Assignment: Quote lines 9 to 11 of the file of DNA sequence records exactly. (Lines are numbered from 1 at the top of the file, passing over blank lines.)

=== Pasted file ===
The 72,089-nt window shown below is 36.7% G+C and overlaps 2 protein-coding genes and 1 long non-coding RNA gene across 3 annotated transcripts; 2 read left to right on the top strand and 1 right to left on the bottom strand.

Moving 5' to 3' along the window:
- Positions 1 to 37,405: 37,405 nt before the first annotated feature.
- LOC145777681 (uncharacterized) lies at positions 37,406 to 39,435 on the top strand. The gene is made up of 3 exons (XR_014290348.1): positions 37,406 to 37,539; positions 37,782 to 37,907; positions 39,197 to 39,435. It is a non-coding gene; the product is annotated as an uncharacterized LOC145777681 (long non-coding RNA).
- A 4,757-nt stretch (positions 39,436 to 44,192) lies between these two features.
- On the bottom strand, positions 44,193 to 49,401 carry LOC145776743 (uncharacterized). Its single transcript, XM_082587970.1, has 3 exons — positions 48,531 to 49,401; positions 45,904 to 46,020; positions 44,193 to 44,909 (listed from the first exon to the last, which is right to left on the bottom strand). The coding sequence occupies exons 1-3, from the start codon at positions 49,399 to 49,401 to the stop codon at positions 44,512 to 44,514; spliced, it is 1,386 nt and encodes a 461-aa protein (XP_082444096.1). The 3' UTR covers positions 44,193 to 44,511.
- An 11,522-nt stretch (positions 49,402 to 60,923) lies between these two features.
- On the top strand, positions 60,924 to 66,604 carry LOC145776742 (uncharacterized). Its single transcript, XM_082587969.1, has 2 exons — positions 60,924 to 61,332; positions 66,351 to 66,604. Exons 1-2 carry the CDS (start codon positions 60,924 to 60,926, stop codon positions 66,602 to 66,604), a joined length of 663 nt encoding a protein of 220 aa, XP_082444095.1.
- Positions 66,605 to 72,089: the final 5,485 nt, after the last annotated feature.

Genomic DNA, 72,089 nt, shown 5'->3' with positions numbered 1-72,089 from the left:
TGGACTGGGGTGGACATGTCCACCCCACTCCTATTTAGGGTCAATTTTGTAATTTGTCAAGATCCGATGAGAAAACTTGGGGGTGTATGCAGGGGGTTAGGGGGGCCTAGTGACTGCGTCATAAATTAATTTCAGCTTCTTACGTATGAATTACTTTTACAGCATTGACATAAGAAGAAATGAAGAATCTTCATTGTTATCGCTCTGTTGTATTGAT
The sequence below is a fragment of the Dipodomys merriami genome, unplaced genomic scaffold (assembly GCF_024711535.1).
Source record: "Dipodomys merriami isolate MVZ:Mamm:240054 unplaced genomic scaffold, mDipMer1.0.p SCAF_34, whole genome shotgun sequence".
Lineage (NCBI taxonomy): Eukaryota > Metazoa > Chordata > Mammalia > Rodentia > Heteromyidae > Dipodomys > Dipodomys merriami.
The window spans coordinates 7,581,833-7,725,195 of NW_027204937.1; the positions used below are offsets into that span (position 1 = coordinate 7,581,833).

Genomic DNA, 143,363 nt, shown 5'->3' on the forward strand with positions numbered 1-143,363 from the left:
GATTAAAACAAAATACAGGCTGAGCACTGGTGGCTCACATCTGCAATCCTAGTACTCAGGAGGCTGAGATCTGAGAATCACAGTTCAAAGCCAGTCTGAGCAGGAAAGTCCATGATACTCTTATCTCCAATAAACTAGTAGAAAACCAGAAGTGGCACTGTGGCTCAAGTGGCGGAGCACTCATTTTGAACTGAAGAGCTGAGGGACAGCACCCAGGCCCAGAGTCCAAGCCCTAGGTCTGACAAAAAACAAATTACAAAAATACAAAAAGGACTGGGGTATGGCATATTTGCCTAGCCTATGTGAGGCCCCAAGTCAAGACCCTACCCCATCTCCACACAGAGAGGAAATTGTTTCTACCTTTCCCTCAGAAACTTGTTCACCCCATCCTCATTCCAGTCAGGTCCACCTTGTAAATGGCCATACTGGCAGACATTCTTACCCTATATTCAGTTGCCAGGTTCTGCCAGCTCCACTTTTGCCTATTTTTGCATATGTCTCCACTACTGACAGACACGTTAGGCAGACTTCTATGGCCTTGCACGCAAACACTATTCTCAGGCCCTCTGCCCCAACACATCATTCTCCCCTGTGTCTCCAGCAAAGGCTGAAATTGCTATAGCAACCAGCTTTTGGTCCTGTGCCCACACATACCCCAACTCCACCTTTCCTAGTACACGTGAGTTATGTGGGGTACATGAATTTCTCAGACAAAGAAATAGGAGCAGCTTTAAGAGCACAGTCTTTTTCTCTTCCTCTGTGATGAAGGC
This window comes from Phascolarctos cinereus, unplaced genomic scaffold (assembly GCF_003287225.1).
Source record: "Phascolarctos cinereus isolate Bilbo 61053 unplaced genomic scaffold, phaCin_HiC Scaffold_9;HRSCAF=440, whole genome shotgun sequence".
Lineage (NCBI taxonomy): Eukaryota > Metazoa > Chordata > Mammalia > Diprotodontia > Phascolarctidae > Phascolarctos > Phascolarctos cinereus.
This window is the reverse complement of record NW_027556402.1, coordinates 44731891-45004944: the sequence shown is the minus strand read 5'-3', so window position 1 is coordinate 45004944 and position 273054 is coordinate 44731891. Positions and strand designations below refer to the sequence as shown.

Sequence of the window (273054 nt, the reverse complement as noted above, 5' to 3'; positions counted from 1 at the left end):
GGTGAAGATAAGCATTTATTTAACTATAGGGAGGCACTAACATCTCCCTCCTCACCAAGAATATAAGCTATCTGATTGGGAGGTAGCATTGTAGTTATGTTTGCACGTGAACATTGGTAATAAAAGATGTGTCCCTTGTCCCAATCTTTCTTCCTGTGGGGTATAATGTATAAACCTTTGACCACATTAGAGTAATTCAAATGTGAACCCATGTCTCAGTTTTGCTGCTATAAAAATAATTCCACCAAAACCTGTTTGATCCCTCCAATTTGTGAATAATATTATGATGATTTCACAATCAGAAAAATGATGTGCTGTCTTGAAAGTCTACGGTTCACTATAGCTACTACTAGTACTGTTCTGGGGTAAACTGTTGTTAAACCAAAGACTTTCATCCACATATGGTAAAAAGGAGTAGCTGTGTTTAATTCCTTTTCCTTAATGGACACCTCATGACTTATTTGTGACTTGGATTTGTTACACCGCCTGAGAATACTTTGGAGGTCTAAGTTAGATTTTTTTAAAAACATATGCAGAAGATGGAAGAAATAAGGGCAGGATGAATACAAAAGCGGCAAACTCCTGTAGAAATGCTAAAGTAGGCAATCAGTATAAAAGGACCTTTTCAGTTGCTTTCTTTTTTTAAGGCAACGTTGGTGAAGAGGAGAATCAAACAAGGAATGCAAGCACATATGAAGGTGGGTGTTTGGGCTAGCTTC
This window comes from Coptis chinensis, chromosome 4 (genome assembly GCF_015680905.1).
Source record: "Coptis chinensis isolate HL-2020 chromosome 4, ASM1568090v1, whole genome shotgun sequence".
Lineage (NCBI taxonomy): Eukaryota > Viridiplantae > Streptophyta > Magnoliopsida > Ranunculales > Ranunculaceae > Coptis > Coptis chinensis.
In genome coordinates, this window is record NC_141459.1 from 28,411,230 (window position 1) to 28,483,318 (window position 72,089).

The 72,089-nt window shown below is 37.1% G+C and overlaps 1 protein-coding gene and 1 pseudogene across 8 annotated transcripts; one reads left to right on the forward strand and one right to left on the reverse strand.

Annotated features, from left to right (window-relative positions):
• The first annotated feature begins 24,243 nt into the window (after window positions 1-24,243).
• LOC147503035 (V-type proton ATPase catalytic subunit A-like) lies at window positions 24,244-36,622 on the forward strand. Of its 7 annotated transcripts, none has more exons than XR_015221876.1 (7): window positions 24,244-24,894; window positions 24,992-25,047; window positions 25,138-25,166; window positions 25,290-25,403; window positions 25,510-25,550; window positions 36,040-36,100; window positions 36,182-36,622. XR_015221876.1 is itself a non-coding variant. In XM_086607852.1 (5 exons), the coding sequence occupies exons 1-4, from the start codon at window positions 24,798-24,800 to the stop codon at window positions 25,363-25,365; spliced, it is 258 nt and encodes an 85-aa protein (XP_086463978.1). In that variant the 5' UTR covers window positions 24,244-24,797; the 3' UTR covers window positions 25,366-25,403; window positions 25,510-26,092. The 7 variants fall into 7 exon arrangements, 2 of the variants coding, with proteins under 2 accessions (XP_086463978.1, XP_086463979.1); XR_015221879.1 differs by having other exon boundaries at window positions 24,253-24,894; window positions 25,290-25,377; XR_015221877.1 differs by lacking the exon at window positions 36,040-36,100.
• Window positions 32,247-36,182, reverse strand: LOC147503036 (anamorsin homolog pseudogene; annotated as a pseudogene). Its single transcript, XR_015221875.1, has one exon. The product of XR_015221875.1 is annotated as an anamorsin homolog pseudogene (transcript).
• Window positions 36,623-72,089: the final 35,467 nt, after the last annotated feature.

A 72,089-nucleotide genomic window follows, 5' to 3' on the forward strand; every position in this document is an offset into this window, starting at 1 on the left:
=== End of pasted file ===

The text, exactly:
- Positions 66,605 to 72,089: the final 5,485 nt, after the last annotated feature.

Genomic DNA, 72,089 nt, shown 5'->3' with positions numbered 1-72,089 from the left:
TGGACTGGGGTGGACATGTCCACCCCACTCCTATTTAGGGTCAATTTTGTAATTTGTCAAGATCCGATGAGAAAACTTGGGGGTGTATGCAGGGGGTTAGGGGGGCCTAGTGACTGCGTCATAAATTAATTTCAGCTTCTTACGTATGAATTACTTTTACAGCATTGACATAAGAAGAAATGAAGAATCTTCATTGTTATCGCTCTGTTGTATTGAT